2010_12_03_lecture_ch24 - " LQc’furc ’Dec.3...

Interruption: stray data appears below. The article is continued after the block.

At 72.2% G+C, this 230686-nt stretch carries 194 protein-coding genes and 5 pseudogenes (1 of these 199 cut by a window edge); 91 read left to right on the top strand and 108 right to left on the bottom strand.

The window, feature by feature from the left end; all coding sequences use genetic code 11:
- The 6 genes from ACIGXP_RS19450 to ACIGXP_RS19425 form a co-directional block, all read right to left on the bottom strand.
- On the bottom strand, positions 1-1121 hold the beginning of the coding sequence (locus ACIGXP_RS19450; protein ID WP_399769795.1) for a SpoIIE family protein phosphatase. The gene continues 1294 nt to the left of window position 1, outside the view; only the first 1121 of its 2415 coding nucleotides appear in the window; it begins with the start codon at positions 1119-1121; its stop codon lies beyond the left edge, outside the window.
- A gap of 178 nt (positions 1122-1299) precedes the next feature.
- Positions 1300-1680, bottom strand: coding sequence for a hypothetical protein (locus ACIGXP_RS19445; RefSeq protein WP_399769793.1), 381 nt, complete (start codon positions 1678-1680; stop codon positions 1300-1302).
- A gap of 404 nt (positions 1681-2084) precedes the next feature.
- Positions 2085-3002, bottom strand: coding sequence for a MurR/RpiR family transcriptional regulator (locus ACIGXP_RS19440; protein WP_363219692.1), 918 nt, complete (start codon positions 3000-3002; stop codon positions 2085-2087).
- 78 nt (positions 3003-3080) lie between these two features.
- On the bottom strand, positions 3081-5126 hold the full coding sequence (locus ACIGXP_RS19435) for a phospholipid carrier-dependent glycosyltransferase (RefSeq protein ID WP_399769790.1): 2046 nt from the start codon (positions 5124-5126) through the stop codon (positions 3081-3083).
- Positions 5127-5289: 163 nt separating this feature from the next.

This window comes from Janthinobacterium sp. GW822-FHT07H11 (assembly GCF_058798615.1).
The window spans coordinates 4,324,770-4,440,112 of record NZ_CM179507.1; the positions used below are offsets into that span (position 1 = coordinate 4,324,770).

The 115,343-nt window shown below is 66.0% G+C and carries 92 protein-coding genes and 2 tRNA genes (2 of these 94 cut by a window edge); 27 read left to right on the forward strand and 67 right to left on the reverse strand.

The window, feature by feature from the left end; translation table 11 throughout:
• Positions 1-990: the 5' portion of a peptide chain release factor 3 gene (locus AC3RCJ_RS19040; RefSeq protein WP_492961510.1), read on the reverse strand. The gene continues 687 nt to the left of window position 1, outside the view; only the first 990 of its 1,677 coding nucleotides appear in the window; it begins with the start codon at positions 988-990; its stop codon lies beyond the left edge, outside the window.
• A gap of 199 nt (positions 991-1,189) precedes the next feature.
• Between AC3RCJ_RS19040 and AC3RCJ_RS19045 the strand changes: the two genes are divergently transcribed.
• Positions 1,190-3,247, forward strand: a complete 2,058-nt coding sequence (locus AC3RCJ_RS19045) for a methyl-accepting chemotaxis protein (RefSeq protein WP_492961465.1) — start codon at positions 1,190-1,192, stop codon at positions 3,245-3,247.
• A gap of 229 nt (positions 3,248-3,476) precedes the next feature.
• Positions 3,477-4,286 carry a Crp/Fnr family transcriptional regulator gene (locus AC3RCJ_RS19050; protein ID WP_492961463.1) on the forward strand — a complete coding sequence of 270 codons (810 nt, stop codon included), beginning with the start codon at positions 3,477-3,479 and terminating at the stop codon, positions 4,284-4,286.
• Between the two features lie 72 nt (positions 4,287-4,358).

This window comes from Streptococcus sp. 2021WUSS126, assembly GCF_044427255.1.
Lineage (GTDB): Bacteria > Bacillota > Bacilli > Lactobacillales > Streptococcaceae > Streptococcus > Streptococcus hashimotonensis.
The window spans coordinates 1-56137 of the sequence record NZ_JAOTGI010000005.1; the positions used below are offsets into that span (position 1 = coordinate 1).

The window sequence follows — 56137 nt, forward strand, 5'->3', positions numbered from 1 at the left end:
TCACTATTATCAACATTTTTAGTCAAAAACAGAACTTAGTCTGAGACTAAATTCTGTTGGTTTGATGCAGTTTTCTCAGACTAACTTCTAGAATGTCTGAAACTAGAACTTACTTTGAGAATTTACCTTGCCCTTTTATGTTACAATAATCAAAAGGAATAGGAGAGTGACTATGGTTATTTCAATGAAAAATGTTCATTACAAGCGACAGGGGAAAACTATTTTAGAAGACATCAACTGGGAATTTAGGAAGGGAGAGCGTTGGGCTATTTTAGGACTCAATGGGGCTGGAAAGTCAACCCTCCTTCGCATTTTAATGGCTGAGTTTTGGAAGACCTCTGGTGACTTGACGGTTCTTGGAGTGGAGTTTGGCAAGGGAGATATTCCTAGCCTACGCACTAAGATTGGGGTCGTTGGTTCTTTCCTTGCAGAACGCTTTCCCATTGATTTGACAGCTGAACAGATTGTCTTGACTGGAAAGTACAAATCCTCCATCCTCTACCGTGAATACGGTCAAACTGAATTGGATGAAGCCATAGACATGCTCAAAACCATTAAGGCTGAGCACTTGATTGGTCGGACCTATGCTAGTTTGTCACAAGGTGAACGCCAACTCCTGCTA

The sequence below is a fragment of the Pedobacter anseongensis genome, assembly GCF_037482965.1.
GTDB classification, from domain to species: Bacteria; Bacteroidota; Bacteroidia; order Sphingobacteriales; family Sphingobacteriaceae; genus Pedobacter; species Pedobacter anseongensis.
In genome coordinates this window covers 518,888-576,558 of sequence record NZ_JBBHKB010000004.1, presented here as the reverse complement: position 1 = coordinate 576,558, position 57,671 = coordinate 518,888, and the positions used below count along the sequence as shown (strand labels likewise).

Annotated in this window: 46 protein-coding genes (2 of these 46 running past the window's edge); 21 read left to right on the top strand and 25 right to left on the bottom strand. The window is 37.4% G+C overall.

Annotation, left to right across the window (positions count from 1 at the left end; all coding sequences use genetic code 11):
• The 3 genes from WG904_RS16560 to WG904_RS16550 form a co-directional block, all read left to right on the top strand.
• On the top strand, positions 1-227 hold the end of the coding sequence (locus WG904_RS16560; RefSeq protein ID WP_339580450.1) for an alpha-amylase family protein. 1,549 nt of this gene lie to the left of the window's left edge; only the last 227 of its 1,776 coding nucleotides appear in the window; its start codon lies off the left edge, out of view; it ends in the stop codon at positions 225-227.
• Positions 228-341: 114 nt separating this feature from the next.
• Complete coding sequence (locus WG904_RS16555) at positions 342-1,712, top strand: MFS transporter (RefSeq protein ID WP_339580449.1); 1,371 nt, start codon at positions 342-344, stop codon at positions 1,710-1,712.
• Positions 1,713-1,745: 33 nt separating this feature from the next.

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Unformatted text preview: " LQc’furc ’Dec .3 LO-s" QM:‘L +QC‘C7 ‘. C‘qs‘} '2", “W 9": LVPV'H- +q (3mg CO“A\PC k“, Yo‘7rb—rr; W‘Qng‘g, ?c\ Cake/‘73? \<‘/ L:- P I.) ’95 L... + 2—134 ,4 Q L K S? V‘ ‘ _ yr 6! Owtv \78/ _ L / \‘5’ SO‘VQ-vl' *- ‘DO‘C: cdvra*\‘¢ Sowvewl’, DY“: 0 o "g h / “- / “‘"p’ ‘\ DMSO w * 12.— s-r I 1/ ‘1 TE L: YA S4 L13’F\ :2. c /“$ 4 v'eAv-okfl \ [P 'Ckflthv-A'o-n [:2‘. /“' LL Ya /" 3\ h LLYC) R \ __./ L / fw‘ at J?" h’u H a 07* 1.. \ 3 * 1: S‘fi'N h‘nn' M Macromolecules, Val. 42, No. 5, 2009 Low—Bandgap Conjugated Polymers 1483 .4: Scheme 1. Synthesis of PTVBT S S Pd(OAc)2,P(o-tol)3 HO N N . N N Br —COOH O \ | r NBS, lOAC Br \ i r B<j> Eth,CH;,CN—THF, reflux 0 CH3CN—H20,rt B, 65 % 2 0H 50% 3 iQ 8V H5 B 0‘; Oath: CaHn \ s '3 5 \ I n Pd2(dba}3,P(o—tyl)3,El4NOH 38Hfir CeHn N toiuene-water, 60 °C PTVBT 81% B B CH 103 Bo: 0' S 9‘; r r1)CaH1gBr,Mg.E120 Ca 1/7 deal-l” DB \ I 3‘0 I \ fr [IatOMelCODb-dflmy s 2) N-(dppnca. Etzo. reflux Heplane. 50°C CeHw 63H" 88 % 4 81 % 5 soluble in most common solvents, except THF, DMF, and DMSO, which makes it difficult to purify through chromatog- raphy. Fortunately, its triethylamine salt was soluble in water. Hence, the purification of compound 2 was readily achieved by forming the tn'ethylamine salt, following by acidification with aqueous HCl. The catalytic Hunsdiecker reaction of compound 2 with N—bromosuccimide in the presence of lithium acetate as catalyst afforded compound 3 in 60—64% yield as light yellow crystals, which appear to be green fluorescent. Low yield or no reaction was noticed when triethylamine or potassium acetate was used instead of lithium acetate. in addition, the choice of solvents played a critical role in this reaction. It turned out that a mixture of acetonitrile and water gave the best results when their volume ratio was around 20—25%, while it was usually around 3% for other catalytic Hunsdieclrer reactions in the literature.25 Compound 5 was obtained in 71% overall yield through two steps. Kumada reaction of 3,4-dibromothiophene with l-bromooctane gave compound 4 in 88% yield, which after ir—catalyzed borylation afforded compound 5 in 81% yield?“5 PTVBT was prepared by a Suzuki polycondensation between compound 3 and 5 in 87% yield after Soxhlet extraction and precipitation.27 The polymer from the chloroform fraction was soluble in THF, toluene, and chlorinated solvents (> 10 mg/ mL in chloroform). GPC analysis revealed that PTVBT had number-average molecular weights ranging 20 000 to 31 000 Da and polydispersity indices from 1.7 to 2.4 on the base of batch to batch. As a model compound, bisTVBT was prepared by a similar synthetic route, which can be found in the Supporting Information. Polymer Characterization. The structure of PT VBT was confirmed by ‘H NW, 13C NMR, IR, and elemental analysis. The 1H NMR of PTVBT is here compared with that of bisTVBT to illustrate the polymer structure (see Supporting Information, Figure St). The model complex bisTVBT shows a very clear splitting pattern. Two doublets are assigned to two tram—vinyl protons, which have a coupling constant of 16.2 Hz. Two singlets (7.50 and 6.84 ppm) are evident from the protons on the benzothiadiazoie and thiophene rings, respectively. The 1H NMR of PTVBT appears broad at room temperature and even N.S.N \ f \ \ s \ I n Caan CsH17 PTVBT Figure 1. Chemical structures of PTVBT and bisTVBT. at 60 °C, a feature common to high molecular weight polymers. In addition, the existence of strong polymer aggregation in solution is also responsible for N MR broadening. When heated to 100 °C in deuterated tetrachloroethane, the 1H NMR of PT VBT clearly exhibits three broad, but distinguishable, signals among 7.2—8.5 ppm, corresponding to 11,, 11,, and H, in the model complex. It is worth mentioning that no 11-1 NMR signals are found in the region of 5.0—6.0 ppm, where the 1H NMR signals of 1,1—diarylenevinylene defects (CL-vinyl coupling defects) usually appear in Heck polymerization.22 The presence of the trans-vinylene functionality is also confirmed by the appearance of FT-IR bands at 955 and 947 cm‘1 for bisTVBT and PTVBT (see Supporting Information, Figure 82), respec. tively. These bands are due to the out—of—plane C—H bending of trans-vinylene linkages.“28 'Ihermogravitnetric analysis (TGA) was carried out to evalu- ate the thermal stability of PT VET. A mass loss of 5% is defined as the threshold for thermal decomposition. PTVBT demon— strated good thermal stability with an onset of decomposition at 380 oC. Differential scanning calorimetry (DSC) was performed to characterize the thermal transitions of PTVBT. PTVBT exhibited a glass transition-like feature at 100 °C and a broad endothermic transition at 235 ”C on the forward sweep of the first DSC heating cycle. No thermal transitions were observed after the first cycle in the range of —100 to 300 °C. Optical Properties. The absorption spectrum of PTVBT exhibits a significant change in comparison with that of bisTVBT. BisTVBT has a two-band spectrum with absorption maxima at 359 and 499 nm in THF, while PTVBT shows absorption maxima at 416 and 618 nm, as shown in Figure 2. There is a ~119 nm red shift in the Arm of the low-energy peaks between PT VBT and bisTVBT. In contrast, because of the steric hindrance imparted by the octyl solubilizing groups, only a 60 nm red shift is observed for a directly linked benzotl'iiadiazole—thiophene altematin g polymer and its model cornpoud.29 More strikingly, PTVBT has a more red-shifted absorption maximum than its analogous polymer with a thie- nylene linkage, which has a 11mm at 602 um in chloroform.30 Clearly, the red shift in PTVBT indicates the polymer is highly conjugated through the planarization of the benzothiadiazole and thiophenc units along the polymer backbone. The absorption maximum of PT VBT on ITO (see Supporting Information, Figure S3) exhibits another 15 nm red shift compared to its absorption maximum in THF, due to enhanced ar—ar interactions in the solid state. In the fluorescence measurement, bisTVBT shows a well-resolved emission spectrum with a maximum at m 610 nm (see Supporting Information, Figure S4). The photo- ”Eaunch g wransmmmrm "3 mamram WWW 5W Press Release 5 October 2005 The Royal Swedish Academy of Sciences has decided to award the Nobel Prize in Chemistry for 2005 jointly to Yves Chauvin U‘F m a. 3% :1 5 Institut Francais du Pétrole, Rueil—Malmaison, France, / "bum CW‘W") Robert H. Grubbs C California Institute of Technology (Caltech), Pasadena, CA, USA and g e 5 )- ‘Q _‘ g y" Richard R. Schroek Massachusetts Institute of Technology (MIT), Cambridge, MA, USA "for the development of the metathesis method in organic synthesis". Wa-mxpm-Ra ., Metathesijl— a change-your—partners dance This year‘s Nobel Prize Laureates in chemistry have made metathesis into one of organic chemistry‘s most important reactions. Fantastic opportunities have been created for producing many new molecules — pharmaceuticals, for example. Imagination Will soon be the only limit to what molecules can be built! Organic substances contain the element carbon. Carbon atoms can form long chains and rings, bind other elements such as hydrogen and oxygen, form double bonds, etc. All life on Earth is based on these carbon compounds, but they can also be produced artificially through organic synthesis. The word metathesis means 'change-places'. In metathesis reactions, double bonds are broken and made between carbon atoms in ways that cause atom groups to change places. This happens with the assistance of special catalyst molecules. Metathesis can be compared to a dance in which the couples change partners. Animation (Plug in requirement: Flash Player 6! In 1971 Yves Chauvin was able to explain in detail how metatheses reactions function and what types of metal compound act as catalysts in the reactions. Now the "recipe" was known. The next step was, if possible, to develop the actual catalysts. Richard Schrock was the first to produce an efficient metal-compound catalyst for methasesis. This was in 1990. Two years later Robert Grubbs developed an even better catalyst, stable in air, that has found many applications. Metathesis is used daily in the chemical industry, mainly in the development of pharmaceuticals and of advanced plastic materials. Thanks to the Laureates' contributions, synthesis methods have been develOped that are . more efficient (fewer reaction steps, fewer resources required, less wastage), . simpler to use (stable in air, at normal temperatures and pressures) and o environmentally friendlier (non-injurious solvents, less hazardous waste products). This represents a great step forward for "green chemistry", reducing potentially hazardous waste through smarter production. Metathesis is an example of how important basic science has been applied for the benefit of man, society and the environment. Yves Chauvin, born 1930 (74 years), French citizen. Directeur de recherche honoraire a l'Institut francais du pétrole, Rueil—Malmaison, France. Robert H. Grubbs, born 1942 (63 years) in Calvert City, KY, USA (US citizen). PhD in chemistry in 1968 from Columbia University, New York, NY, USA. Victor and Elisabeth Atkins Professor of Chemistry at California Institute of Technology (Caltech), Pasadena, CA, USA. Richard R. Schrock, born 1945 (60 years) in Berne, IN, USA (US citizen). PhD in chemistry in 1971 from Harvard University, Cambridge, MA, USA. Frederick G. Keyes Professor of Chemistry at Massachusetts Institute of Technology (MIT), Cambridge, MA, USA. Prize amount: SEK 10 million, will be shared equally among the Laureates. ...